I have a lot to be excited about - the CDE exam will be coming up in the next month or two as exam dates are May and June. The completion of that test will close the door on the biggest goal I have ever set for myself. I can retire after that exam because I really have no other career ambitions (although I'm sure I'll think of some).
I also have a lot to look forward to - my niece was born mid-November, and she's the cutest, most precious thing - a ball of chubby cheeks, grabby hands, red hair, and adorableness. Watching her grow and having the opportunity to babysit her is the highlight of my week.
But I find myself deriving less and less joy out of my days. Getting out of bed is a chore. My alarm goes off at 6:15 in the morning, and I roll out of bed somewhere between 7:15 and 7:30 am. I'm supposed to be to work at 8:00 a.m. Thankfully (kind of), I also work a lot of overtime so modifying my hours to accommodate is accepted. I don't sleep much - if at all. There are nights I'll crawl into bed absolutely exhausted, nearly in tears from how tired I am, then toss and turn for the next 6-8 hours. A few times I've put myself to bed at 8pm, only to lay there and stare at the ceiling.
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Pills don't do much. Therapy hasn't helped in the past. Shutting off my brain, or at least putting it on sleep mode, is a near impossibility. Always moving. Always spinning.
Then there are those good days. Days where I laugh and smile and enjoy the world again. Days where I think, "Yeah. I can do this. I'm going to be ok." And I begin to believe I'm moving past the hump (that hump is me curled up in the fetal position). Maybe, I'm moving towards the sunshine and out of the storm.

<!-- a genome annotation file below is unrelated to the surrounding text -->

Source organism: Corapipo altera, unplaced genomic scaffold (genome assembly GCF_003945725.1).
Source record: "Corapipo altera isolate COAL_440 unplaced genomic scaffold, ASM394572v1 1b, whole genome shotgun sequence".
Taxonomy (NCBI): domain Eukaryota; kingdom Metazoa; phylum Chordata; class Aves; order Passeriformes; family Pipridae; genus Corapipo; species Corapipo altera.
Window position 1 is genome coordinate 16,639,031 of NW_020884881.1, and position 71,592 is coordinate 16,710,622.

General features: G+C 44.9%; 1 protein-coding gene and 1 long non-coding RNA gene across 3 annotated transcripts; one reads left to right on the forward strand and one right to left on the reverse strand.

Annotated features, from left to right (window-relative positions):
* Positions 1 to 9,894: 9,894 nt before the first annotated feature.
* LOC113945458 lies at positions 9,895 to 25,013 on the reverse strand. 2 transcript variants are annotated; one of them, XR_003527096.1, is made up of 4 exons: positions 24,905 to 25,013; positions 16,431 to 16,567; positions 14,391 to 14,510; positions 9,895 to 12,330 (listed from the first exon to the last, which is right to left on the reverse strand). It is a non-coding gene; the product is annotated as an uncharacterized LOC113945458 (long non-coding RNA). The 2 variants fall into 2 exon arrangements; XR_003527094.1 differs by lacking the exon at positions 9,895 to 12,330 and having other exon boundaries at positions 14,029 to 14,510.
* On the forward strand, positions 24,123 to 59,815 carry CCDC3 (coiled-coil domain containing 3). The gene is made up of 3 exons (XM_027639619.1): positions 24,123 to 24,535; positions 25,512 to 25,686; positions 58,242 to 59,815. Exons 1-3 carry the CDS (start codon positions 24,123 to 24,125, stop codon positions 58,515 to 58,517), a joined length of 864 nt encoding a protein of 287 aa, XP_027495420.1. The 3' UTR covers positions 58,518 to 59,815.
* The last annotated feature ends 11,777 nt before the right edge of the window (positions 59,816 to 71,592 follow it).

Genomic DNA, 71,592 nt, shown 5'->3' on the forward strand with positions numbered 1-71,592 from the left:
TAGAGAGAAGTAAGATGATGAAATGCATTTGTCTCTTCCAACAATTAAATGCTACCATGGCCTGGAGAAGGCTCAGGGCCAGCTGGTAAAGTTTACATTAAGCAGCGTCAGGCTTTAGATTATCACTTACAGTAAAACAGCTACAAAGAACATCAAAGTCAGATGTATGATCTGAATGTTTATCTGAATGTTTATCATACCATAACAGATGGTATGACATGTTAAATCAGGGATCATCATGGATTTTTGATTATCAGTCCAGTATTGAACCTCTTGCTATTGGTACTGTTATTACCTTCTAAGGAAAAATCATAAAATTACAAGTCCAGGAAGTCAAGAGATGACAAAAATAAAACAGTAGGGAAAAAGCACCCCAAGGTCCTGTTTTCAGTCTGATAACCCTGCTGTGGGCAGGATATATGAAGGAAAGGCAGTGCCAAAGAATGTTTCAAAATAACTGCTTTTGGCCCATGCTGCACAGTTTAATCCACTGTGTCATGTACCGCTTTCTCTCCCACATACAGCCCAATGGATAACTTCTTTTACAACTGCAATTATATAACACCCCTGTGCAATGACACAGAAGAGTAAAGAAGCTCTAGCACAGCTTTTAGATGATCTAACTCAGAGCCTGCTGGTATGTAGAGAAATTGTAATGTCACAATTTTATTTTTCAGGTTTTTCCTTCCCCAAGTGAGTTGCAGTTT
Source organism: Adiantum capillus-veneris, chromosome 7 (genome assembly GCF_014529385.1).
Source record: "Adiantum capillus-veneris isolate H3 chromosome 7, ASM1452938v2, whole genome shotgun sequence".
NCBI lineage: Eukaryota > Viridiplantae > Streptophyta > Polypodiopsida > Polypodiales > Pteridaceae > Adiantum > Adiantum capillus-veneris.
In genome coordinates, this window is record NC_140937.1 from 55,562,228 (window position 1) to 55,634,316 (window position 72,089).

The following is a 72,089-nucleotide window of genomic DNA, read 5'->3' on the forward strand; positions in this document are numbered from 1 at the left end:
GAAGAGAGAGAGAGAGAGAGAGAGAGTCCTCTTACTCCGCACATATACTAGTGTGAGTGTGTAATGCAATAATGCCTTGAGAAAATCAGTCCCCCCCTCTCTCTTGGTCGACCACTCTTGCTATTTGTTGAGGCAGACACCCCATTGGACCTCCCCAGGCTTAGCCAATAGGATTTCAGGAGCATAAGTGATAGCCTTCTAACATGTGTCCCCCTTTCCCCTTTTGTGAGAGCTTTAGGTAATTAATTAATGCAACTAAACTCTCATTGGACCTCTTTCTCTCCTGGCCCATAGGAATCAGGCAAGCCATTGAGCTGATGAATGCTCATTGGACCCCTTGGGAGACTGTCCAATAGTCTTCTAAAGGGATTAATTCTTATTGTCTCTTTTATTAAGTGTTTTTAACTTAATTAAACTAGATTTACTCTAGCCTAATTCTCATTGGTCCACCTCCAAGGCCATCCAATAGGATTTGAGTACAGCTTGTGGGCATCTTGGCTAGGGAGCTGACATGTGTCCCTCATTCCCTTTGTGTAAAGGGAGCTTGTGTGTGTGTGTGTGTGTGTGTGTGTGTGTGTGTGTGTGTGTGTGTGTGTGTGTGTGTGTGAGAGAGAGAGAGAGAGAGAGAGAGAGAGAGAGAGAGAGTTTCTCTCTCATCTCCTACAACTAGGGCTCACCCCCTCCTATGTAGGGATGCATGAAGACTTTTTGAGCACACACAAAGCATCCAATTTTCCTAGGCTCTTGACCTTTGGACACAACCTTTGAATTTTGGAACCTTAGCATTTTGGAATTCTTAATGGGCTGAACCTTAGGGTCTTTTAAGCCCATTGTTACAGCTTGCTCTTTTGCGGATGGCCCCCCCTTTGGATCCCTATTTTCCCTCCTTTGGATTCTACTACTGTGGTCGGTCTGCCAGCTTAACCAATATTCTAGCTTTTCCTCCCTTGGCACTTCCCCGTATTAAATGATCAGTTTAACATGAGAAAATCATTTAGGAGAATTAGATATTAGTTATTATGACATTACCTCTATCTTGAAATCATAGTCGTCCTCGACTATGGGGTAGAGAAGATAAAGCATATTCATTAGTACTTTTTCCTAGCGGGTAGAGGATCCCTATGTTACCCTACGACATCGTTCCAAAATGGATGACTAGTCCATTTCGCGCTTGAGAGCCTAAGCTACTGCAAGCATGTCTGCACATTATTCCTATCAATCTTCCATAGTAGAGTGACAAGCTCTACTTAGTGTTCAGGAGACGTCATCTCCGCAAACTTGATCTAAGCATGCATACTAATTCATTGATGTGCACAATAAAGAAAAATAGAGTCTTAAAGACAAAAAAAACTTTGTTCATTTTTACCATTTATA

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On the outside, no one would ever guess the games being played inside my head. No one would know. I have a feeling most people don't know. That's why I blog about it. It's important for people to recognize the power of depression. I don't always give it the credit it deserves. I brush it off with an, "I'm fine" and pretend to go about my ways. But it does hold power. When there's a shark attack, some people are afraid of the ocean for awhile. After the "all clear" signal has been given, and just as you dip your toe in to test the water again, it attacks with brute force. Depression pretends to have gone. But it hasn't. It's always lurking. Just waiting. To pull you under.
I fear reaching the point where I go under water without yelling for help.
Please be warned of strong language in the clip
"The greatest trick the devil ever pulled was convincing the world he didn't exist." ~The Usual Suspects